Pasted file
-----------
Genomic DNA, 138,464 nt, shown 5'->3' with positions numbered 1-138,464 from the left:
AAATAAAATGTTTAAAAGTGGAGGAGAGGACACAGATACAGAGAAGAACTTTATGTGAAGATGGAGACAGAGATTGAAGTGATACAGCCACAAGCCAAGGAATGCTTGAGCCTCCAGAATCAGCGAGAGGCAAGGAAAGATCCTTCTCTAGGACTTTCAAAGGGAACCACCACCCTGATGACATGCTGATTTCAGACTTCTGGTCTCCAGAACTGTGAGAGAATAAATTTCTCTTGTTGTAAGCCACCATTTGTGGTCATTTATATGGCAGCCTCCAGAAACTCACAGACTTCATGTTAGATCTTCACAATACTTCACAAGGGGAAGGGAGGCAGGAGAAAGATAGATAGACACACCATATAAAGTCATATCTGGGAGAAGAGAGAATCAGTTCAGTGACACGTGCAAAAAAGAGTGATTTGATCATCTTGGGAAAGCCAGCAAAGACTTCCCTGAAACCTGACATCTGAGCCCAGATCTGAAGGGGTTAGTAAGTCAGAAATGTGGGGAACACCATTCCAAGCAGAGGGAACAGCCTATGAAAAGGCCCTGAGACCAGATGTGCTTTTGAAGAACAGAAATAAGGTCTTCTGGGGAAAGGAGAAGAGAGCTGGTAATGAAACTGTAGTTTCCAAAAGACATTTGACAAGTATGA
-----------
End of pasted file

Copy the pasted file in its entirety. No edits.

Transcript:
Genomic DNA, 138,464 nt, shown 5'->3' with positions numbered 1-138,464 from the left:
AAATAAAATGTTTAAAAGTGGAGGAGAGGACACAGATACAGAGAAGAACTTTATGTGAAGATGGAGACAGAGATTGAAGTGATACAGCCACAAGCCAAGGAATGCTTGAGCCTCCAGAATCAGCGAGAGGCAAGGAAAGATCCTTCTCTAGGACTTTCAAAGGGAACCACCACCCTGATGACATGCTGATTTCAGACTTCTGGTCTCCAGAACTGTGAGAGAATAAATTTCTCTTGTTGTAAGCCACCATTTGTGGTCATTTATATGGCAGCCTCCAGAAACTCACAGACTTCATGTTAGATCTTCACAATACTTCACAAGGGGAAGGGAGGCAGGAGAAAGATAGATAGACACACCATATAAAGTCATATCTGGGAGAAGAGAGAATCAGTTCAGTGACACGTGCAAAAAAGAGTGATTTGATCATCTTGGGAAAGCCAGCAAAGACTTCCCTGAAACCTGACATCTGAGCCCAGATCTGAAGGGGTTAGTAAGTCAGAAATGTGGGGAACACCATTCCAAGCAGAGGGAACAGCCTATGAAAAGGCCCTGAGACCAGATGTGCTTTTGAAGAACAGAAATAAGGTCTTCTGGGGAAAGGAGAAGAGAGCTGGTAATGAAACTGTAGTTTCCAAAAGACATTTGACAAGTATGA